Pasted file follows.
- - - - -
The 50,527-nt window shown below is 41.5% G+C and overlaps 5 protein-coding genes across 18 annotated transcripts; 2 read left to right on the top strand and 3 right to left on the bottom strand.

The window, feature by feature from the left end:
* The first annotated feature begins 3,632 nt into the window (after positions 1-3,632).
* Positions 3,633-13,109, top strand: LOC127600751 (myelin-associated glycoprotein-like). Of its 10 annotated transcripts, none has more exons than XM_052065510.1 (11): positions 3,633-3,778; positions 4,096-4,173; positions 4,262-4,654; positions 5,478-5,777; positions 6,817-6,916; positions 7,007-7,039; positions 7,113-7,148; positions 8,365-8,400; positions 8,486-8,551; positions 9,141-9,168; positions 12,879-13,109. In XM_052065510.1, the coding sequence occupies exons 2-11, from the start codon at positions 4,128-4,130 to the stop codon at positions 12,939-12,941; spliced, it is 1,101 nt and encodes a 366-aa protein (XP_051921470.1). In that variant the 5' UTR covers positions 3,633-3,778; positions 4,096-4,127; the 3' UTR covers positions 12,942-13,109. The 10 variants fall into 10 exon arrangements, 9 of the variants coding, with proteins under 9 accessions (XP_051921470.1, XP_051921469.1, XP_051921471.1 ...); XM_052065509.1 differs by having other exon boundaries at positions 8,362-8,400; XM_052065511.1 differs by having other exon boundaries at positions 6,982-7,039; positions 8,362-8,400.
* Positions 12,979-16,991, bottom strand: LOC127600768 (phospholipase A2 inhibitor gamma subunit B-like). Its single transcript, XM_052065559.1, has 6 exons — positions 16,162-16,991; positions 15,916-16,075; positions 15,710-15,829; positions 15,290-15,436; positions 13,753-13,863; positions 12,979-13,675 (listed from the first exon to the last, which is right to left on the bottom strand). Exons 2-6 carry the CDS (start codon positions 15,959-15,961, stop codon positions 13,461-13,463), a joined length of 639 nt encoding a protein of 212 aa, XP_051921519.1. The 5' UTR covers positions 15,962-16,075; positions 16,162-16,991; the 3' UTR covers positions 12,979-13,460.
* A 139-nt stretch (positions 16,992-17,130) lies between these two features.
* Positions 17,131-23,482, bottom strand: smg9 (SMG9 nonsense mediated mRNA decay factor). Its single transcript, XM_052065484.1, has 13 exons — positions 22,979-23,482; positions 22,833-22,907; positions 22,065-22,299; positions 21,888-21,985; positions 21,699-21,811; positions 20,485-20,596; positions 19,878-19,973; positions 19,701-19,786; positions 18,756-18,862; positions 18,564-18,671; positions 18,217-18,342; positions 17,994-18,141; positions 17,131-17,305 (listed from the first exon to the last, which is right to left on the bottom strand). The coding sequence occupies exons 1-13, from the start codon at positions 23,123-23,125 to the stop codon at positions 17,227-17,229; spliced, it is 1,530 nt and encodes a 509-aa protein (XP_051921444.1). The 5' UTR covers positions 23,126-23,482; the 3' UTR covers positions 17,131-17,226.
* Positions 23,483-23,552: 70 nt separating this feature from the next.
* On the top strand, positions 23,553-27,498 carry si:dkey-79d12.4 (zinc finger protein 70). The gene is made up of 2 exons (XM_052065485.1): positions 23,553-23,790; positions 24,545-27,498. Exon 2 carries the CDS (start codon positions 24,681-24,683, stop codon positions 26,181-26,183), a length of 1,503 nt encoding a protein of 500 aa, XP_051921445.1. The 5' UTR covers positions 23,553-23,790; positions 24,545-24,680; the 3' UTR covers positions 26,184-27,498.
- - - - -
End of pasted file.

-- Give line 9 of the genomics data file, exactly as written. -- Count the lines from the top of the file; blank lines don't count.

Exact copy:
* On the top strand, positions 23,553-27,498 carry si:dkey-79d12.4 (zinc finger protein 70). The gene is made up of 2 exons (XM_052065485.1): positions 23,553-23,790; positions 24,545-27,498. Exon 2 carries the CDS (start codon positions 24,681-24,683, stop codon positions 26,181-26,183), a length of 1,503 nt encoding a protein of 500 aa, XP_051921445.1. The 5' UTR covers positions 23,553-23,790; positions 24,545-24,680; the 3' UTR covers positions 26,184-27,498.